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Physicians Ask New HHS Head For Health IT Help

Posted on February 28, 2017 I Written By

Anne Zieger is veteran healthcare consultant and analyst with 20 years of industry experience. Zieger formerly served as editor-in-chief of FierceHealthcare.com and her commentaries have appeared in dozens of international business publications, including Forbes, Business Week and Information Week. She has also contributed content to hundreds of healthcare and health IT organizations, including several Fortune 500 companies. Contact her at @ziegerhealth on Twitter or visit her site at Zieger Healthcare.

The American Academy of Family Practitioners has written to new HHS Secretary Tom Price with a list of areas in which health IT could use a helping hand.  In its letter, the group outlines issues with physician use of health IT that the new leadership could tackle.

According to the AAFP, the top issues policymakers need to tackle include:

  • Lack of healthcare data access undercuts care: Without interoperability, it will be hard for doctors to ensure continuity of care, care coordination and a learning and accountable health system, the group says. It names the Direct protocols as an example of progress on this front.
  • HIT functions are too business-oriented: According to the AAFP, the healthcare industry has spent too much time focused on automating the business of healthcare, particularly documentation. The letter argues that it’s time to flip the focus from business functions to delivery of appropriate care.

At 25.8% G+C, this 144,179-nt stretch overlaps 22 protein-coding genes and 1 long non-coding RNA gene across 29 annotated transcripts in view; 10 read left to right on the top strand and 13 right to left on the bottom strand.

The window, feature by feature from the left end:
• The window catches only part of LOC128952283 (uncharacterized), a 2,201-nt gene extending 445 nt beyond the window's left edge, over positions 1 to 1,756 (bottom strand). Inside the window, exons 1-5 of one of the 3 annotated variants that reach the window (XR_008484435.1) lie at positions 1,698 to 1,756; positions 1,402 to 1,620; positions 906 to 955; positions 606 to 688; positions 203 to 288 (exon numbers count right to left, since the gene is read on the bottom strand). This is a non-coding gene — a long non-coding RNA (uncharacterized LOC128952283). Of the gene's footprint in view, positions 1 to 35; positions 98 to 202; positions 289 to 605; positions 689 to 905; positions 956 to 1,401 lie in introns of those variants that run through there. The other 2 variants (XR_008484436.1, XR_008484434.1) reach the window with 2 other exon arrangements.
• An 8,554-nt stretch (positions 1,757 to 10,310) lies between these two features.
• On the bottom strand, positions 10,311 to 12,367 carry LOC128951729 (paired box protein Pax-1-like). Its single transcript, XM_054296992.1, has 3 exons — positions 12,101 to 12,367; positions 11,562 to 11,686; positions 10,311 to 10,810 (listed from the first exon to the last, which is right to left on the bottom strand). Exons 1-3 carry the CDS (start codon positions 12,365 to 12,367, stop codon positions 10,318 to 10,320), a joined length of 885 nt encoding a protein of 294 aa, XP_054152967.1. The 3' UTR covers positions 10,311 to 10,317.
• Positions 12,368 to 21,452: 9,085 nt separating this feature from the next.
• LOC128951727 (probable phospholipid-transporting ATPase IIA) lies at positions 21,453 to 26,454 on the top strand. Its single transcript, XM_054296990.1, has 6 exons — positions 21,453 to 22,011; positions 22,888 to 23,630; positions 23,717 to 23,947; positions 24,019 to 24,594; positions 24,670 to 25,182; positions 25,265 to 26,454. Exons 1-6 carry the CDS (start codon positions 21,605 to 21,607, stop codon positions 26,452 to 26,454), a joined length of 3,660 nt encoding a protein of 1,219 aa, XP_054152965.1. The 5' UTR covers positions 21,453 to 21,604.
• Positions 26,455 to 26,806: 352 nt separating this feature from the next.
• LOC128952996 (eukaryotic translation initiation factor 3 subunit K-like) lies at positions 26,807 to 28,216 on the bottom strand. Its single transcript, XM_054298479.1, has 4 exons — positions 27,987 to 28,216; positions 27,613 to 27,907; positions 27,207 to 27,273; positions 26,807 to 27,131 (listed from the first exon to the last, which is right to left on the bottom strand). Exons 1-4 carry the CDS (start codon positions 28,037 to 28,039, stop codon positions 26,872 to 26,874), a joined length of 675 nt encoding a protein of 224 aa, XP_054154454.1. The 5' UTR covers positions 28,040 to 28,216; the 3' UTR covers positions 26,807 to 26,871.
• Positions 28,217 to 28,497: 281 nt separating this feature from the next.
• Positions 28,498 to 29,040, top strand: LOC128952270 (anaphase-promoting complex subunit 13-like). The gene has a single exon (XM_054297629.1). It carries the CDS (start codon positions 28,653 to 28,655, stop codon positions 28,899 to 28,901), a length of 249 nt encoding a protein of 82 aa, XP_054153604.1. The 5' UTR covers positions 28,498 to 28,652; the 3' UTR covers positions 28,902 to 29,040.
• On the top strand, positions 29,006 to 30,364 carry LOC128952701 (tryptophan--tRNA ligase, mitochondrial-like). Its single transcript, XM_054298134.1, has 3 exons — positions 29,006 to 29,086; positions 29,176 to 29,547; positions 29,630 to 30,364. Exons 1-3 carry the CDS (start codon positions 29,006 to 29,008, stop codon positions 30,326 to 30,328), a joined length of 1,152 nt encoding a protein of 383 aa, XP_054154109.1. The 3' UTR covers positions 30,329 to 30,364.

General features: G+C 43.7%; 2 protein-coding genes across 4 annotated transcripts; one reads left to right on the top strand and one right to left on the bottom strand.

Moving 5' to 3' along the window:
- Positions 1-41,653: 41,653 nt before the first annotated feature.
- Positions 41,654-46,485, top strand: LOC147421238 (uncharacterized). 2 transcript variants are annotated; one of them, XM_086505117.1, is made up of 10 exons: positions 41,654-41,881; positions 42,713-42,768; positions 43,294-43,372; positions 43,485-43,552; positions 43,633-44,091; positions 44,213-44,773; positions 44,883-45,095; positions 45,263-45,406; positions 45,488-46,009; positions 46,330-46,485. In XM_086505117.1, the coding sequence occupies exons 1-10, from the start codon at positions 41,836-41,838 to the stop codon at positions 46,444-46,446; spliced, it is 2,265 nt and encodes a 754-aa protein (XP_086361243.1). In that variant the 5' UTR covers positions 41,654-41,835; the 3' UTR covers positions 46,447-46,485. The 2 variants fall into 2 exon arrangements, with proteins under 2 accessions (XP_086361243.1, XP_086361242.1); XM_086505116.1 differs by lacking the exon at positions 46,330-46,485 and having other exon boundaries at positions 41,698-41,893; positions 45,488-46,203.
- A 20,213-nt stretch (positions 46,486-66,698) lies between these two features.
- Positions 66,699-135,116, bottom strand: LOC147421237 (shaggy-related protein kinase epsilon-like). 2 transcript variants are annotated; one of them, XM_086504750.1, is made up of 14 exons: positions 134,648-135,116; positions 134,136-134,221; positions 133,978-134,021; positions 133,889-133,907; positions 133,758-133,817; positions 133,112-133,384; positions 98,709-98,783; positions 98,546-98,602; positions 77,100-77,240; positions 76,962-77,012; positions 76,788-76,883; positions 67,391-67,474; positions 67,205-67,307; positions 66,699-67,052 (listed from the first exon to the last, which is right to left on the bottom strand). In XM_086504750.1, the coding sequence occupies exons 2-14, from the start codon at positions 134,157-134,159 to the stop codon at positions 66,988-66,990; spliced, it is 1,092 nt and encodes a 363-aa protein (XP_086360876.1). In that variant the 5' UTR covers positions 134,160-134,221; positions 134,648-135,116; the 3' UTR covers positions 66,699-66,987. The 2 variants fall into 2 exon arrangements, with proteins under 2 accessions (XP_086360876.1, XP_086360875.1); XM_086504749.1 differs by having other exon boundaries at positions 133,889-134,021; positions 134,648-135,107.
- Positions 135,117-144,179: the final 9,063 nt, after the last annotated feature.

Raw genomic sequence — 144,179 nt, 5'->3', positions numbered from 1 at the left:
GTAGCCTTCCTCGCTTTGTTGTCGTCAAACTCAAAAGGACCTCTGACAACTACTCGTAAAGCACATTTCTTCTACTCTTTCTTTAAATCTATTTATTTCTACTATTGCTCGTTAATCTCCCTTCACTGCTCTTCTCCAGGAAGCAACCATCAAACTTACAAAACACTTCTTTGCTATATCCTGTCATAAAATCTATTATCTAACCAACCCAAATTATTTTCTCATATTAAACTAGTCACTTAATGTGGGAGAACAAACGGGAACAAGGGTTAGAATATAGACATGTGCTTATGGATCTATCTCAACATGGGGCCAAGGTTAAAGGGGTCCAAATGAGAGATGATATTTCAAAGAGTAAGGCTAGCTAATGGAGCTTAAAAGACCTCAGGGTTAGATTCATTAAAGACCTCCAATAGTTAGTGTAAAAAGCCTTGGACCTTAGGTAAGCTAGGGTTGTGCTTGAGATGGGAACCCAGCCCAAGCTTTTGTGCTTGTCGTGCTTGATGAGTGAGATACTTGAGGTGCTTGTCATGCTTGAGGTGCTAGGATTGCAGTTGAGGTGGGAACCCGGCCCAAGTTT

• HIT reduces physician satisfaction: The group argues that current health IT solutions are “extinguishing the joy of practice” for physicians and contributing to physician burnout and frustration.
  • EHR certification standards are undercutting clinicians: The AAFP contends that existing standards for EHR certification are causing problems physicians, as they don’t do much to push vendors to meet user demands or improve their technology.

This is certainly a reasonable summary of issues in physician HIT adoption. And they deserve to be addressed Unfortunately, it’s not likely that that the AAFP will get much satisfaction from HHS, CMS or any other government entity. I’ve reluctantly come to the conclusion that agencies like ONC aren’t going to get much more done.

I do have hope that current waves of technology will allow health IT issues to self-heal to some extent. In particular, as healthcare technology becomes more decentralized, connected and mobile, providers won’t have to manage clumsy, ugly EMR interfaces on the desktop. In part due to some chats with vendors, I’ve become convinced that next-gen HIT solutions will present data via lightweight clients (perhaps even lighter than existing apps) which create an EMR-on-the-fly. One example of a company working on this approach is Praxify which Healthcare Scene recently saw at HIMSS. This lightweight client approach could make existing concerns about HIT usability and architecture obsolete.